Phillips Collections Reveals Method to Van Gogh’s Madness

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Photos: The Phillips Collection
Vincent van Gogh often painted more than one version of a subject, a practice he called repetitions, as seen in works such as, from clockwise top, "The Road Menders."

Practice makes perfect. Or it fuels an obsessive drive to perfect a subject over and over and over again.

Vincent van Gogh was one of those people who had a penchant for creating more than one version of a subject, a practice he called "repetitions." But what about those masterpieces stricken with rough, unbridled, emotional strokes for which the post-impressionist painter was so renowned? Oftentimes they were actually the result of a calculated, methodical process that helped van Gogh become a highly prolific artist known for his intensity, technical acumen and sheer speed during his brief 10-year career.

Aptly titled "Van Gogh Repetitions," the latest exhibition at the Phillips Collection examines the Dutch painter's artistic process by displaying variations of the same subject, often side by side. With more than 30 paintings and works on paper, the exhibition — the first in the gallery's history to focus on van Gogh — reunites several versions of his works that have been dispersed all over the world.

Windmills, weavers, landscapes, rooms, magazine covers, friends and their families — it seems like none of van Gogh's subjects got by without his constant artistic tweaking.

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Photo: Collection Kröller-Müller Museum, Otterlo
"The Postman Joseph Roulin," is are among 30 pieces on display in "Van Gogh Repetitions."

But the most notable of these subjects is perhaps the Roulin family. Van Gogh was reportedly very fond of the clan, who were among his few friends during his time in Arles in the south of France, where his productivity flourished. The Roulins welcomed van Gogh to their home and accommodated his requests to become the subjects of his portraits. He painted several versions of Joseph and Augustine and their young children, revealing both his deep admiration and deft skill in portraying them as his ideal family.

Van Gogh especially honed in on his good friend and drinking companion Joseph Roulin, who attended to the artist at a local psychiatric hospital in the aftermath of his notorious ear-cutting incident. Fascinated by the patriarch's strong physical features, which he described as more Russian than French, van Gogh created several colorful variations of the full-bearded family man decked in his postman office uniform and cap. (More than a decade ago, the Museum of Modern Art in New York also paid homage to one of the artist's favorite subjects with the exhibition "Van Gogh's Postman: The Portraits of Joseph Roulin."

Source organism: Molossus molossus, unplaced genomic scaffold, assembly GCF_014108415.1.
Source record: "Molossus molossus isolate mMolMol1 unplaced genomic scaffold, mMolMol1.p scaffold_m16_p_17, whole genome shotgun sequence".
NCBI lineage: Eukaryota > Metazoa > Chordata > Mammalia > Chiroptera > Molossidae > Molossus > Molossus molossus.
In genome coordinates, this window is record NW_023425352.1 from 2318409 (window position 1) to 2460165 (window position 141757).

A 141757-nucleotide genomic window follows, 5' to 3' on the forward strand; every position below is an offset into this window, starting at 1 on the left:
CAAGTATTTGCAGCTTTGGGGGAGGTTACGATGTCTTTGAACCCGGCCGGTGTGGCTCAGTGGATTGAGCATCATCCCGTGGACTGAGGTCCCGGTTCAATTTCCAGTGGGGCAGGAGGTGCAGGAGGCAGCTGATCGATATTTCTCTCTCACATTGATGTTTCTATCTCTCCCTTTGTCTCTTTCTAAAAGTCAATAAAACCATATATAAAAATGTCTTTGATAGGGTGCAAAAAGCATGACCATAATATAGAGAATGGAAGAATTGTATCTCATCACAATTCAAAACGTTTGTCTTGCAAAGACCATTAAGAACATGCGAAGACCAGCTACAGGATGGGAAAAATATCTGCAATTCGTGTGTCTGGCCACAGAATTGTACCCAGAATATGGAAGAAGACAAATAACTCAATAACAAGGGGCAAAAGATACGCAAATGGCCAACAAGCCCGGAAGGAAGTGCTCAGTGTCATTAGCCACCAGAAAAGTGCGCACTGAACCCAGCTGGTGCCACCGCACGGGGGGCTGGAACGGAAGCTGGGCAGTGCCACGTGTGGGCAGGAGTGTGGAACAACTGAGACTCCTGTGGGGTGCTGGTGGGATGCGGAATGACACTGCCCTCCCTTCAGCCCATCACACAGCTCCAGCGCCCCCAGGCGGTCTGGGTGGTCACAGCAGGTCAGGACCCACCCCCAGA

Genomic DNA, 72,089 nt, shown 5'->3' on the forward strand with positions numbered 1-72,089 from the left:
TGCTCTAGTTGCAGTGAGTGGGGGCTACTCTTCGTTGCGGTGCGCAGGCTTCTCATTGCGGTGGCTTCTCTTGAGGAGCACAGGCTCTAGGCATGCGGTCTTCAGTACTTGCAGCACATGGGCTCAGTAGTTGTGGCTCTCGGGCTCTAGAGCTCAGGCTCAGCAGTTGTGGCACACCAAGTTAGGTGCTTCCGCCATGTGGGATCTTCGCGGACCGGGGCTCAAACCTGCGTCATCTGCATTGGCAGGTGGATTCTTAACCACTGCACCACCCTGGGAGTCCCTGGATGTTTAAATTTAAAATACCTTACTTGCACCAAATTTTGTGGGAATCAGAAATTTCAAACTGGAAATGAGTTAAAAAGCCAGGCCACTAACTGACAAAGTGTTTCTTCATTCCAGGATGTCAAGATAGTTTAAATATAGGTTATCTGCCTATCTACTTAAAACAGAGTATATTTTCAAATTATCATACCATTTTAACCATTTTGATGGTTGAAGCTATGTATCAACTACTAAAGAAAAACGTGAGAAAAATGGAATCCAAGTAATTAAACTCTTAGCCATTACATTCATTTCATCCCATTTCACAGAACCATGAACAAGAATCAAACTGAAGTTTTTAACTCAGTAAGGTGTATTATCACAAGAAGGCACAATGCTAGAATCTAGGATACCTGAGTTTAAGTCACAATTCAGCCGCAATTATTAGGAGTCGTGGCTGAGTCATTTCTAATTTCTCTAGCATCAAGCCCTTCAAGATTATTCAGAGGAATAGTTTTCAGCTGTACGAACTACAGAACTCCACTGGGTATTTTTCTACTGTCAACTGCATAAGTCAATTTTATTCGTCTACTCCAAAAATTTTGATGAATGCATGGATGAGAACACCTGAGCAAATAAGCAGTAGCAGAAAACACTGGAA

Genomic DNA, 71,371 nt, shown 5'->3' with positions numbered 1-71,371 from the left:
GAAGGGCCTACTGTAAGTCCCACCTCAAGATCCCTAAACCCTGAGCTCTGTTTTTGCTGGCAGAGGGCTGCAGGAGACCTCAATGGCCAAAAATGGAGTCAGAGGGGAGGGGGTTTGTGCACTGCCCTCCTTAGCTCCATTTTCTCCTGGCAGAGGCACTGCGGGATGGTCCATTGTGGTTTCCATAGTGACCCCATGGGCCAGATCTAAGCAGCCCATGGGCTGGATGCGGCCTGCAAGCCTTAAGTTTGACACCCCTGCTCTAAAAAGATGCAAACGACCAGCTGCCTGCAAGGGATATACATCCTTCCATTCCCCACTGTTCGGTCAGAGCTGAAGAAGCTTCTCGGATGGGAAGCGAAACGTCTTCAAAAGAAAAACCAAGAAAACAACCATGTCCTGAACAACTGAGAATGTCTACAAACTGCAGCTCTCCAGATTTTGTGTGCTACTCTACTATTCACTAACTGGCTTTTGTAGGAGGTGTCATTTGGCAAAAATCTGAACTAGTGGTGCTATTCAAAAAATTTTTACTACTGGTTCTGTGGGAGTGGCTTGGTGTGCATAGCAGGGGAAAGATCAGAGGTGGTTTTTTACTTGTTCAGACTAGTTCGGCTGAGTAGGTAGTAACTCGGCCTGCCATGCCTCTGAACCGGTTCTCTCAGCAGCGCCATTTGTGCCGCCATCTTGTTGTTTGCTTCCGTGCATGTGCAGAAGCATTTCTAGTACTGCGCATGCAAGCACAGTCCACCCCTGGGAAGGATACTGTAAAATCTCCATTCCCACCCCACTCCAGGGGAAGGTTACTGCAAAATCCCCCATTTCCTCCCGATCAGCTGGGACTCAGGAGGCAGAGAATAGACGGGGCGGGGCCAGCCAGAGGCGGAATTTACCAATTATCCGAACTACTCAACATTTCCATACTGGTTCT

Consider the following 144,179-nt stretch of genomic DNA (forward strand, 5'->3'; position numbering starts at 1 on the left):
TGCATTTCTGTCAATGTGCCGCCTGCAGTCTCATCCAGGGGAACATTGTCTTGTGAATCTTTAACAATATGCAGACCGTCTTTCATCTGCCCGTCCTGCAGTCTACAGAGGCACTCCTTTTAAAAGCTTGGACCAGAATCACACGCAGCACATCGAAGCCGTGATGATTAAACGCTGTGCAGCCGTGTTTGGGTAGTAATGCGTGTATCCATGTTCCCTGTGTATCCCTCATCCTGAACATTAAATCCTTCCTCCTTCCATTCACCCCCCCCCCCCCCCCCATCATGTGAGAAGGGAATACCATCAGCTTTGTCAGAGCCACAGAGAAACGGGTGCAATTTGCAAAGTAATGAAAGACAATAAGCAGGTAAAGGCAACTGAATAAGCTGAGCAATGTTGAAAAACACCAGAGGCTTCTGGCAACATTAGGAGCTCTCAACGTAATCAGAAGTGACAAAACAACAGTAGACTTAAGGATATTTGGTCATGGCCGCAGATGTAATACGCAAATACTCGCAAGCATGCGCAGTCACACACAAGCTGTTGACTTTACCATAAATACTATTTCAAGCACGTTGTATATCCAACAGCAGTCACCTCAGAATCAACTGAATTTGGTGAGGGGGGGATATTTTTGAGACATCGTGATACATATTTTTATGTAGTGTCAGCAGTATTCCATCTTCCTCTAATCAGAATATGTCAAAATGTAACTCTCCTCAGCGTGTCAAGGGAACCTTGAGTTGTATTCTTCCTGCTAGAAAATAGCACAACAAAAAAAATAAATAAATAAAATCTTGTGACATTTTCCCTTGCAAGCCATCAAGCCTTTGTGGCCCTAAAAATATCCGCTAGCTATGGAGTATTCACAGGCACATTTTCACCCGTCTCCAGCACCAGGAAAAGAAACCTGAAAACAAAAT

Matriarch Augustine Roulin, van Gogh's epitome of motherhood, is also a leading figure in the exhibit at the Phillips Collection, which features her in various repetitions, along with two sets of varying portraits of her children Marcelle and Camille. The portraits are executed in vivid colors, reflecting his fondness for the family and each member's unique personas.

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Photo: Van Gogh Museum, Amsterdam
"Portrait of
Marcelle Roulin"

Another prominent painting in the exhibition is a Phillips Collection piece that started it all, "The Road Menders," which museum founder Duncan Phillips praised as "among the best" of van Gogh's masterworks. A second version of the same subject, "The Large Plane Trees," was brought over from the Cleveland Museum of Art to be reunited with its Phillips counterpart. The two almost mirror-like pieces depict a street underneath immense trees in Saint-Rémy, France, where van Gogh admitted himself to an asylum.

As the museum's source of inspiration for "Van Gogh Repetitions," the pair of paintings, both composed in 1889, is a fitting introduction to the exhibition, while the rest of the works are organized in chronological order.

A highly prolific artist during his 10-year career, van Gogh produced 864 paintings and almost 1,200 drawings. His work stopped after a gunshot killed the painter at age 37. He sold only one painting during his lifetime, but he has since gone down in the annals of history as a brilliant, if emotionally troubled, genius.

Now the Phillips is revealing a lesser-known aspect of van Gogh's personality that shines a new light on his iconic art. The show also marks the first van Gogh exhibit in D.C. in 15 years. And the city has certainly taken a strong liking to this new side of the painter. "Van Gogh Repetitions," which requires visitors to book tickets in advance, drew at least 22,000 reservations — not including gallery members who don't need to reserve — since it opened in mid-October. Some might even be repeat visits.

Van Gogh Repetitions

through Jan. 26
Phillips Collection
1600 21st St., NW
For more information, please call (202) 387-2151 or visit www.phillipscollection.org.


About the Author

Kat Lucero is a contributing writer for The Washington Diplomat.

Last Edited on November 29, 2013

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